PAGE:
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How Antitrust Regulators Threaten Consumer Privacy Innovations

How Antitrust Regulators Threaten Consumer Privacy Innovations

May 17, 2021

Large tech companies face increasing scrutiny from antitrust regulators around the world over how they manage consumer data. The argument put forth by the anti-tech crowd is that these large firms use their market power to treat consumers unfairly—effectively charging consumers more than they would otherwise be willing to pay by reducing privacy protections and offering them an inferior product. For example, the U.S. House Antitrust Subcommittee’s big tech antitrust report argued that these firms “degrade Americans’ privacy.” A casual observer would likely assume that increased antitrust scrutiny should yield more privacy for consumers. But perhaps counterintuitively, the opposite appears to be the case—suggesting that antitrust regulators might be exacerbating the very problem they claim they want to fix.

While most large tech companies have faced privacy complaints at one time or another (even though they often invest more in protecting consumer privacy than smaller and non-tech businesses and don’t share personally identifiable information), virtually all of them have taken numerous steps to improve consumer privacy over time, including to comply with the numerous new laws and regulations around data protection, such as the General Data Protection Regulation (GDPR). For example, Google has developed a suite of controls to allow users to manage their personal data, both on the web and on its devices, and Facebook has repeatedly upgraded its Privacy Checkup tool to allow users to review their privacy settings. And these companies leverage advanced data analytics to detect and respond to threats. For example, Apple stopped nearly $1.5 billion in fraudulent transactions last year, including by blocking apps that violate its privacy features or mislead users. Moreover, these large tech companies have invested in and brought to market a number of significant privacy innovations, from end-to-end encryption to differential privacy.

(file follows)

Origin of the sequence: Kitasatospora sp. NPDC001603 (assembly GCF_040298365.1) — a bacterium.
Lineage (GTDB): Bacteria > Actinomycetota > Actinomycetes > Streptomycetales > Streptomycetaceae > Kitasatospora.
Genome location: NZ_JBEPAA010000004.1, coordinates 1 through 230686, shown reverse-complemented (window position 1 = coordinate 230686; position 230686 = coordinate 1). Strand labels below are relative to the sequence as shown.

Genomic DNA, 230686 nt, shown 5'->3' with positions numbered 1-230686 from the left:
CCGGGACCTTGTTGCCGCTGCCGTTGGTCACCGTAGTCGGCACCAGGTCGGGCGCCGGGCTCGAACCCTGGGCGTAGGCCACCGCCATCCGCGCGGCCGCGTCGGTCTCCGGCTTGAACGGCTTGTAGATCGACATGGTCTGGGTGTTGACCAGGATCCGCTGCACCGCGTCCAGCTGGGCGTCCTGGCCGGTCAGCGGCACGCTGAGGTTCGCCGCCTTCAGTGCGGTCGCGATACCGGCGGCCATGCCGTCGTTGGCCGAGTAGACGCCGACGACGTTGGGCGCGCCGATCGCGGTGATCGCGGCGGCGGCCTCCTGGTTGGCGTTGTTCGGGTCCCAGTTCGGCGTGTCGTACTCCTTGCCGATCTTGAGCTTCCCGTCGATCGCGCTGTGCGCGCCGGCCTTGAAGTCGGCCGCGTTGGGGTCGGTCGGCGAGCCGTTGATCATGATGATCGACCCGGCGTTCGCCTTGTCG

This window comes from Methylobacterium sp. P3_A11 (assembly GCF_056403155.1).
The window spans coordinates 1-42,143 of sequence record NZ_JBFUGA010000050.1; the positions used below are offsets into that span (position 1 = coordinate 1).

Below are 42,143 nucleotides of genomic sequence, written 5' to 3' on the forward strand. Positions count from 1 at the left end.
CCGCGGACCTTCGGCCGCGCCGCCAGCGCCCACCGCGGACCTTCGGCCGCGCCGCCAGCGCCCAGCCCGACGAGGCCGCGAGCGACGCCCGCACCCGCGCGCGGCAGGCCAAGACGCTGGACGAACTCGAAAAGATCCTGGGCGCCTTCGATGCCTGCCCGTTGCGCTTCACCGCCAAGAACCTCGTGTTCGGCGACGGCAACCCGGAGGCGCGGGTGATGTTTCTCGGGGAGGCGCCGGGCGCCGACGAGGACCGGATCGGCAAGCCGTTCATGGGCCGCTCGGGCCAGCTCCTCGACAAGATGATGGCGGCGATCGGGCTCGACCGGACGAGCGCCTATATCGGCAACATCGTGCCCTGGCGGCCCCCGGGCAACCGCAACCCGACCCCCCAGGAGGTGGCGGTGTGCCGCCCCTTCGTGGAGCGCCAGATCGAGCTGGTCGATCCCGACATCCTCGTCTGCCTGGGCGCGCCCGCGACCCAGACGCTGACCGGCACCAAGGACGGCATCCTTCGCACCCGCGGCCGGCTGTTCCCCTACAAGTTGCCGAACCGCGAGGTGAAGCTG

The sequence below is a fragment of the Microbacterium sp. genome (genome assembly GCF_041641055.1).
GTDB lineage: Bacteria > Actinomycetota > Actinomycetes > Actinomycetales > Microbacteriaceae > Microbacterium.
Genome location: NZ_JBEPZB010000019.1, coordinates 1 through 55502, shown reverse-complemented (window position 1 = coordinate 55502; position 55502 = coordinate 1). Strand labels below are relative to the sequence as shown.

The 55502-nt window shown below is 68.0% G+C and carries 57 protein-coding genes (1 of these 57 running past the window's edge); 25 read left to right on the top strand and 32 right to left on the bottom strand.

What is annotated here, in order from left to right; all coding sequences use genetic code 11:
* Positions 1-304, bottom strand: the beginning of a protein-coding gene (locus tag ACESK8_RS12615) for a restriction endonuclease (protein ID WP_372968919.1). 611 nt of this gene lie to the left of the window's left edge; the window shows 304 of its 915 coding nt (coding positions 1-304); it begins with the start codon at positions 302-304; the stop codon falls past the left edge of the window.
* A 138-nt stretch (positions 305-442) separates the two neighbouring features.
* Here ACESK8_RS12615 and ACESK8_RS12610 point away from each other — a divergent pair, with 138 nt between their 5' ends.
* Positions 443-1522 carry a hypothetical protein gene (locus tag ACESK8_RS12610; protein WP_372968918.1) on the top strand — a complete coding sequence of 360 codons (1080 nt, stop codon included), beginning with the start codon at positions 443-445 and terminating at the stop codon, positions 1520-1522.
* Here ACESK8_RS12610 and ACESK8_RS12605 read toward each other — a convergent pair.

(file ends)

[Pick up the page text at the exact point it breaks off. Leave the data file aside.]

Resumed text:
Yet many of these companies now find themselves in a precarious “damned if they do, damned if they don’t” position on privacy issues. If they ignore opportunities to improve consumer privacy, then antitrust regulators can claim that they are refusing to do so because they are abusing their market power. Yet if they continue to take steps to improve consumer privacy, antitrust regulators may start suggesting that these actions are unfair to their competitors. Antitrust regulators thus have created a privacy dilemma—in both cases, regulators may allege antitrust law violations. And this lack of legal certainty deters innovation.